Fernandes, Filipe (Bolton) wrote:
> Hello Malcolm and SVN devs
> Malcolm Rowe wrote:
>> Hello list,
>> Background for people not at the summit: We discussed the
>> regularly-reported problem today about the Subversion client storing
>> plaintext auth info on Unix, and the response that elicits from users.
>> We all agreed that scrambling the password wouldn't add any security at
>> all, but we also had a vague consensus that as long as we made sure that
>> users didn't think the passwords _were_ encrypted, obfuscating them in
>> some way might not be objectionable, since not doing so aggravates some
> I agree that a secure Linux box should effectively guard any plain text
> passwords stored in the .subversion folder from being read in the wild and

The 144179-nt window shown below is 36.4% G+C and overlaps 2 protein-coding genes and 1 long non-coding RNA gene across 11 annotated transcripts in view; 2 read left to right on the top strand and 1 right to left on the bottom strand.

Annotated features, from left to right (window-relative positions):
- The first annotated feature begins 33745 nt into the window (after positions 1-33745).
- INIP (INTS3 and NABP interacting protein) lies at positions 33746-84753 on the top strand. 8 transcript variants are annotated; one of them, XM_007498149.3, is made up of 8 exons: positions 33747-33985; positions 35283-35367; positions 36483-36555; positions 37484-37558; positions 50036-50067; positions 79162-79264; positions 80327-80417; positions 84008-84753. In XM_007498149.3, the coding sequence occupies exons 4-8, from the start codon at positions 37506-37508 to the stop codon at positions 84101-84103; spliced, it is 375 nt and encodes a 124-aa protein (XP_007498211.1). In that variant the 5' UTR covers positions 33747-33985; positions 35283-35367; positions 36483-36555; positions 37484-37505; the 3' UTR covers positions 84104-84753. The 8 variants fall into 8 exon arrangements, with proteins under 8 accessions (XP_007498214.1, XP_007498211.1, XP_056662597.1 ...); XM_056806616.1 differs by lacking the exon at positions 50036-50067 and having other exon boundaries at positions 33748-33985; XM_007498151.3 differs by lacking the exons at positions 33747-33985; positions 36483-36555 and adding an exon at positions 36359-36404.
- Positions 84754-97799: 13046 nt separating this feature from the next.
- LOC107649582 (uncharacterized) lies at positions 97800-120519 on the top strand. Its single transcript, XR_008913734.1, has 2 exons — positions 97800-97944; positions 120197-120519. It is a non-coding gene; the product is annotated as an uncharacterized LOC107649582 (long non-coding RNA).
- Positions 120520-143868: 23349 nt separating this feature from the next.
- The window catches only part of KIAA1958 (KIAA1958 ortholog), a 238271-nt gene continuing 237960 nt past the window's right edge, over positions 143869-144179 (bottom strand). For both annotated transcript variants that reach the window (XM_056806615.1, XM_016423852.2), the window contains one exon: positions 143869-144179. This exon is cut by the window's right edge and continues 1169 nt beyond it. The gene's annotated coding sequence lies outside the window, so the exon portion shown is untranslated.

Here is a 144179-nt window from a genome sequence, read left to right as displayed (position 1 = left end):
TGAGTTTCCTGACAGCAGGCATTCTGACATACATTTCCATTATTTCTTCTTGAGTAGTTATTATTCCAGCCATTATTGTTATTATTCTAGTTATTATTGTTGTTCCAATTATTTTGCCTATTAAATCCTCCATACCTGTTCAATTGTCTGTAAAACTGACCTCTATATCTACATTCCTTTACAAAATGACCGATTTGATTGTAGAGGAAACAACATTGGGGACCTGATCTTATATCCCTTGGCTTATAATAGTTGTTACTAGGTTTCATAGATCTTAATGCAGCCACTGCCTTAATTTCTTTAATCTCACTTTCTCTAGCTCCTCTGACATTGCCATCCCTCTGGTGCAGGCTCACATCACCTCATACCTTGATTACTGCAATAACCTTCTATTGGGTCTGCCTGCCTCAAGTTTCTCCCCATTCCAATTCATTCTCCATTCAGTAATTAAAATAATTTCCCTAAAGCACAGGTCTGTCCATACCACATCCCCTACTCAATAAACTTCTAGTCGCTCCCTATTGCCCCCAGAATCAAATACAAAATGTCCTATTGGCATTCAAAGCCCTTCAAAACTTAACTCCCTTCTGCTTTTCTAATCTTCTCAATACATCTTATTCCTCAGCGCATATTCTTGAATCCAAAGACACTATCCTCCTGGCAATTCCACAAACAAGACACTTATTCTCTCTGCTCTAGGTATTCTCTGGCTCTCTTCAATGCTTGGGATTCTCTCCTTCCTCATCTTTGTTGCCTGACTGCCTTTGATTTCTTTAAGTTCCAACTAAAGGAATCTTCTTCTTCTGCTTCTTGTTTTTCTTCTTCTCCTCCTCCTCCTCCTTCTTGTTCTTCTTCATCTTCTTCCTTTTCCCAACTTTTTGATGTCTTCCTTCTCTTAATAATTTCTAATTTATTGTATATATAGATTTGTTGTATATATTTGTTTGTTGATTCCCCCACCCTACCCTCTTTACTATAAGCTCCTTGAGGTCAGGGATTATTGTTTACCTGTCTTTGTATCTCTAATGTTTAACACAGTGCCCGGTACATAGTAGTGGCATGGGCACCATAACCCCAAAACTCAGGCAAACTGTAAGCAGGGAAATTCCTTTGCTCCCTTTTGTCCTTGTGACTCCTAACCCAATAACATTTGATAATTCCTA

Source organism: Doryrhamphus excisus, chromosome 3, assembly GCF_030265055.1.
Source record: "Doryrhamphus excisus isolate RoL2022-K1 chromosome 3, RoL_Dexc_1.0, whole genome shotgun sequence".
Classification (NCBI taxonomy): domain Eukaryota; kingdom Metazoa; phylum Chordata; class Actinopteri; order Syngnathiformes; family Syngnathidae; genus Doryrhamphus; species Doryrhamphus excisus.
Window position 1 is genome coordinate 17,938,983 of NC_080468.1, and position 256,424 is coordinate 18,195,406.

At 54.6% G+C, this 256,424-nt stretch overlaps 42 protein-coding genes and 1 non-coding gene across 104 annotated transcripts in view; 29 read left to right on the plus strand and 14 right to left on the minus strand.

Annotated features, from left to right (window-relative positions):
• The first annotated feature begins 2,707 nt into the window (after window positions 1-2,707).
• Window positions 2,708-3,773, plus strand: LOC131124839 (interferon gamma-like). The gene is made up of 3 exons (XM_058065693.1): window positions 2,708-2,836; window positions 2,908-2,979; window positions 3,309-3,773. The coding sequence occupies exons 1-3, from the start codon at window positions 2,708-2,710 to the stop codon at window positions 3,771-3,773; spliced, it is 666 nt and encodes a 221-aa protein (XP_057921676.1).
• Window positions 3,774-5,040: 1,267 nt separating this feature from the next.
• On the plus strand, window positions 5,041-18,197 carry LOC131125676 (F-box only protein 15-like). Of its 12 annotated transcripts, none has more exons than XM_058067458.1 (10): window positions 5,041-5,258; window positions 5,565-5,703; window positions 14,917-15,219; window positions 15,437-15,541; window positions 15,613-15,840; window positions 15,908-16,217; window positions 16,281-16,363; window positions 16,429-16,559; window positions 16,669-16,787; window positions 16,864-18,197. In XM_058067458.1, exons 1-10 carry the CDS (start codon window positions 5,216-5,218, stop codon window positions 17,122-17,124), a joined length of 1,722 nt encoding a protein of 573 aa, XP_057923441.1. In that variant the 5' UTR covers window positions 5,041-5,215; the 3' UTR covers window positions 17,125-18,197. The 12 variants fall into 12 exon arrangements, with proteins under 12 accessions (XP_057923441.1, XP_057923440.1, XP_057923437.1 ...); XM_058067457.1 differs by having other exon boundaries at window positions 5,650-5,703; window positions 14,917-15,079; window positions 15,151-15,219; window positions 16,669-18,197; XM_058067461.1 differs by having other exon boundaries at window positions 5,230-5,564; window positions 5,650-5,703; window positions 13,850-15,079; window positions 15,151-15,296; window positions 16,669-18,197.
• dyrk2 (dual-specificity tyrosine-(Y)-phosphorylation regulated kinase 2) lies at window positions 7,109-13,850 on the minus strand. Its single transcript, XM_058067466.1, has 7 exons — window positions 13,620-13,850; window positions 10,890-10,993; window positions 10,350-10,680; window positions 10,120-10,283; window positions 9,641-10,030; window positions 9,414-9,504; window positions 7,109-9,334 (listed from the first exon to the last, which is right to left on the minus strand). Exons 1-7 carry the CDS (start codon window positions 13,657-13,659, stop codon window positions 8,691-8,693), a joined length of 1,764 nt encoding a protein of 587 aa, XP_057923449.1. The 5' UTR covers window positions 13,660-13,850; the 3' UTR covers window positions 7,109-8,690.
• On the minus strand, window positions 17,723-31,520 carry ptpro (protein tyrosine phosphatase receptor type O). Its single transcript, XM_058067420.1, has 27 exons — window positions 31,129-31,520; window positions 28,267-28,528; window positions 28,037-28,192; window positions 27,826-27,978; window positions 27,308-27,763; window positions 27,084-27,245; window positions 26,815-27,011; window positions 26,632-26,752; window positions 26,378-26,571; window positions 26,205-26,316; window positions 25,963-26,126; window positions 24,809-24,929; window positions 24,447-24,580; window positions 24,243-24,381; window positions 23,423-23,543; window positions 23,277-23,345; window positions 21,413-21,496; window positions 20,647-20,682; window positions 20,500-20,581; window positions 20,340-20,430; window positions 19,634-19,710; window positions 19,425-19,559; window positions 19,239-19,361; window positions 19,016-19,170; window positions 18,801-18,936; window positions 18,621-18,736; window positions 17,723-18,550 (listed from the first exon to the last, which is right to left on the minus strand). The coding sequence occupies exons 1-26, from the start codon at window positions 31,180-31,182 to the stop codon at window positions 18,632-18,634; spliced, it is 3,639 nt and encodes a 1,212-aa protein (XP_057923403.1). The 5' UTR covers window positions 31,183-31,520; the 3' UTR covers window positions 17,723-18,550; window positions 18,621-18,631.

> if someone could, then you have bigger problems than simply having your
> password stored as plain text.
> But having said that, it's still an issue for me and it's not far enough
> that passwords are simply base64 encoded. Better, but not nearly as good
> as if they were encrypted.
> One problem that comes to mind is the backing up of the home directory for
> all users. Anyone with access to the tapes now has a list of passwords with
> access to the subversion servers, and worse if that password is used against
> an LDAP server for authentication.
> I know that you have to trust the people you work with and that their should
> be proper security over the backup tapes, but no system is perfect and
> encrypted passwords would do much to minimize problems like this.
> ps: Having said that... if you all still disagree, I'd still rather have
> your patch go through for whatever that's worth ;)
Why not interface with ssh-agent, and get ssh-agent or an ssh-agent type
program to store the passwords. Then, the passwords are lost at each
reboot, and do not enter any backup tapes, so are only stored in memory
for the duration of the session.
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Received on Wed Oct 18 14:45:02 2006